5X5 Episode 17
|5X5 Episode 17|
|T-Rex proteins closely related to chickens|
|27th April 2008|
|5X5 16||5X5 18|
|S: Steven Novella|
|R: Rebecca Watson|
|B: Bob Novella|
|J: Jay Novella|
|E: Evan Bernstein|
You're listening to the Skeptics' Guide 5x5, five minutes with five skeptics, with Steve, Jay, Rebecca, Bob and Evan.
S: This is the SGU 5x5 and our topic for tonight is: Comparing the connective tissue proteins of T. rex fossils and modern birds such as chickens. A biologist at Harvard University, Chris Organ, has evaluated fossilized connective tissue, specifically collagen, which is a type of protein that makes up most of our connective tissue, that was recovered from the fossil of a T. rex. This is a very rare find where the fossil is preserved well enough that there are still some proteins that they can analyze. They compared the proteins to other living reptiles as well as birds, such as chickens, and they found that the T. rex is more closely related to a chicken than to living reptiles.
E: So, Steve, is it a matter of that we kinda knew this before this protein was discovered but the protein now kinda puts the nail in the coffin on this and seals it up?
S: Yeah, you can also look at it as different lines of evidence are lining up. So, the fossil evidence points to birds evolving from dinosaurs, specifically the theropod dinosaurs, the bird-like dinosaurs, ones that walked on two legs like velociraptor, for example. There's actually a little bit of a question as to whether or not T. rex fits within the subset of dinosaurs that are theropods or if it's related to another branch, but I don't think it matters for the purposes of this analysis. What this means is that dinosaurs, all dinosaurs are more closely related to birds because birds are basically descended from dinosaurs, than they are to other living reptiles. Which makes sense, if you think about the way the branch - the branching tree would go, birds would be closer to dinosaurs than dinosaurs would be to other living reptiles.
R: And now don't anybody get confused, we still do believe that a monkey can kick a bird's butt-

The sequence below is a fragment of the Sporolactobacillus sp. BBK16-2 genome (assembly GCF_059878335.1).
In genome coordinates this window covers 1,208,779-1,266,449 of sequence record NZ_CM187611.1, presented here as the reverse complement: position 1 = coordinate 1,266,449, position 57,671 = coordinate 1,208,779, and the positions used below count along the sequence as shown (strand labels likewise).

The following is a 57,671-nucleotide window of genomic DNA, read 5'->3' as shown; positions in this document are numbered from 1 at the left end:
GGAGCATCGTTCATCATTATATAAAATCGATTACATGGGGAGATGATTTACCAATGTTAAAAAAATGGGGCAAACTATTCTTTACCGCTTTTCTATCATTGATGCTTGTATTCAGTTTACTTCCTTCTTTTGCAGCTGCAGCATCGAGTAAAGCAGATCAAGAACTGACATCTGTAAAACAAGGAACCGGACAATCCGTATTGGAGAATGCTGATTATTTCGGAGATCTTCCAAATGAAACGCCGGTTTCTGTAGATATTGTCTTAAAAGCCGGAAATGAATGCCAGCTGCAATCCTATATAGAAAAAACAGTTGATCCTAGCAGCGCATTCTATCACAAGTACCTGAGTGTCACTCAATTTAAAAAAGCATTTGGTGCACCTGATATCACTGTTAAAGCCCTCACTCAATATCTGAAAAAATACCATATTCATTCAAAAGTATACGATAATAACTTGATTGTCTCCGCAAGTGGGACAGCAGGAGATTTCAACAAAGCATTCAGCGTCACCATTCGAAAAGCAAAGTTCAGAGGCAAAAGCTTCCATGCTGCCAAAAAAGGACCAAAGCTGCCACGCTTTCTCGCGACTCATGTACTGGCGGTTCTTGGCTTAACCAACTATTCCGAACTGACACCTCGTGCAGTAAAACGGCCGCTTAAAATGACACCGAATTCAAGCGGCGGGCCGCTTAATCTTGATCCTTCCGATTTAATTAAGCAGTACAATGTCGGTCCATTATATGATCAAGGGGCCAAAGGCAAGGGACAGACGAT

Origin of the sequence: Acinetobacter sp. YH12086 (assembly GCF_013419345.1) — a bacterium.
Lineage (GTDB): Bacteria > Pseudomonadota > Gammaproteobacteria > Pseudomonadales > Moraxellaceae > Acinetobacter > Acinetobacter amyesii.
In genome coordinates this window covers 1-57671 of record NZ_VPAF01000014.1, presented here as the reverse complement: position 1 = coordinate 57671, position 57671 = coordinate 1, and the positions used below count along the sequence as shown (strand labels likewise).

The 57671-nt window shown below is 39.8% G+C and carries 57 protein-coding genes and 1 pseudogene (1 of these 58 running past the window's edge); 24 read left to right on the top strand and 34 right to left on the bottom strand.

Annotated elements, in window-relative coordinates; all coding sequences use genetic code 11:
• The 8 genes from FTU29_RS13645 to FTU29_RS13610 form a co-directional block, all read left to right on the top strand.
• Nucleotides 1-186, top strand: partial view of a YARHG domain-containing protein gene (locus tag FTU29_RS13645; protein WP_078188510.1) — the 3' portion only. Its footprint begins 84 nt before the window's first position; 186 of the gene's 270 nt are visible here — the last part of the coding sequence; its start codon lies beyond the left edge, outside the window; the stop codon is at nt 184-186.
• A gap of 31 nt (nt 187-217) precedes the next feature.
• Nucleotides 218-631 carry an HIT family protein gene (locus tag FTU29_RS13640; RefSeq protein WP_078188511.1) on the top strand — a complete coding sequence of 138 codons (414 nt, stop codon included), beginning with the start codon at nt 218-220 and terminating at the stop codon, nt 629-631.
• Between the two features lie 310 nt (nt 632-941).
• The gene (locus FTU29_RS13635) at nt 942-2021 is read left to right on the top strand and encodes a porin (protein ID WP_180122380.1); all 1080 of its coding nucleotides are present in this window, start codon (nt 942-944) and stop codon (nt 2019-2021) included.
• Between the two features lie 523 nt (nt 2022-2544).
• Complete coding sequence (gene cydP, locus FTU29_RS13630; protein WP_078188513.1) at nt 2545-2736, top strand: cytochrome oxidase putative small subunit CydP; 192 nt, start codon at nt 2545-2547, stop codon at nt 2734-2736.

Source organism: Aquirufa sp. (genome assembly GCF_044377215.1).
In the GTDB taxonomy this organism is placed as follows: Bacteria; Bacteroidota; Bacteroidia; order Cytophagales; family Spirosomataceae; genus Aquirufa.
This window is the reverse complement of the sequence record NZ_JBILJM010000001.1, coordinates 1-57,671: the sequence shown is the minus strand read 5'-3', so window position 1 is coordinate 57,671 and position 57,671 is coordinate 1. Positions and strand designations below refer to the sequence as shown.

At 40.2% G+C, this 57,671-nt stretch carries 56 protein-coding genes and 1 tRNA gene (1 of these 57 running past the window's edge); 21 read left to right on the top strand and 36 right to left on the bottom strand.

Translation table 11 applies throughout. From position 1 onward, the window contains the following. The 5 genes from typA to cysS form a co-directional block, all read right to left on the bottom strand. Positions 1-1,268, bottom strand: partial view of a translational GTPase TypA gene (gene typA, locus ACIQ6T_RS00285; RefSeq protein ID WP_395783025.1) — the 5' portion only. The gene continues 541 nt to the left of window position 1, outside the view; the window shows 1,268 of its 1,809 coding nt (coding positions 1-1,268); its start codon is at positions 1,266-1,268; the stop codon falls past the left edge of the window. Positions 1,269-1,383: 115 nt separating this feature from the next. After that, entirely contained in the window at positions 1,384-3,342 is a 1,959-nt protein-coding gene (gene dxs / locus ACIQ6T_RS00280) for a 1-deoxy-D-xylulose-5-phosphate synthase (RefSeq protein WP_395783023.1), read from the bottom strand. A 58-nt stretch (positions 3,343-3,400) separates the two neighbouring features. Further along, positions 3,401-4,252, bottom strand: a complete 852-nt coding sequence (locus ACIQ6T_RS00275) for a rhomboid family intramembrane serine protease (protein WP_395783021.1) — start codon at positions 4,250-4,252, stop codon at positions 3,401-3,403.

R: -any day of the week.
S: You think so?
R: Yeah, I think so. It just means that some distant cousins of birds might have, at one time, been able to kick a monkey's butt.
J: Steve, and there's no protein - real protein left, though, correct? There's no DNA?
S: Well, DNA is not protein. Right, so, DNA is the genetic code, deoxyribonucleic acid. There's no DNA recovered from this fossil and right now scientists believe that DNA could not survive for 65 million years for - unfortunately for 'Jurassic Park' type of scenarios. There's probably no dinosaur DNA that is viable, that hasn't broken down. It probably breaks down within a million years or two, so we're never going to find it for - for dinosaurs.
B: But the whole chicken, though, I don't think there's much relevance to the chicken, because - isn't it true that the most recent common ancestor of birds was after the Tyrannosaurs - the Tyrannosaur group and the proto-bird group split. Therefore every bird - isn't every bird equally closely related to the Tyrannosaurus?
B: So, isn't the chicken just - so it's every bird, it's not just the chicken, it's-
R: Well they did-
S: Yeah, there's nothing special about the chicken-
R: -they did specifically-
B: -well then ok-
R: -say that they compared it, the collagen from the T. rex to the collagen of the chicken, right? I think that's why-
S: Yeah, but you're right Bob they could have-
R: -the chicken is given.
S: -and they also mentioned an ostrich-
S: -I think, just to get two - two diverse birds, but yeah-
S: -all birds-
B: All birds.
S: -will - and I also suspect all birds are probably more closely related to all dinosaurs-
S: -than to other reptiles, although, probably mainly the theropod dinosaurs, which is the branch that we think that the birds evolved from. They also used a similar technique to compare mastodons and elephants and they confirmed that they are indeed closely related. Now mastodons-
S: -died out only thousands of years ago, so it's actually quite possible that we could recover some viable DNA and actually reconstitute the mastodon, or the wooly mammoth.
R: That's not quite as scary.
S: Yeah, but it's cool, though. I'd love to see one of those; that could happen, theoretically in our lifetime.
J: Steve, where did they find the fossil?
S: The fossil was found by John Horner, who is a pretty famous dinosaur hunter, in a fossil-rich stretch of land that spans Wyoming and Montana.
J: Oh boy, I hope they - they find a lot more there.
S: Yeah, it would be great, although, again, the preservation good enough to - to recover soft tissue is extremely rare. So, very very cool, but it still won't lead to 'Jurassic Park' with T. rexes walking around, unfortunately.
S: SGU 5x5 is a companion podcast to the Skeptics' Guide to the Universe, a weekly science podcast brought to you by the New England Skeptical Society in association with skepchick.org. For more information on this and other episodes, visit our website at www.theskepticsguide.org. Music is provided by Jake Wilson.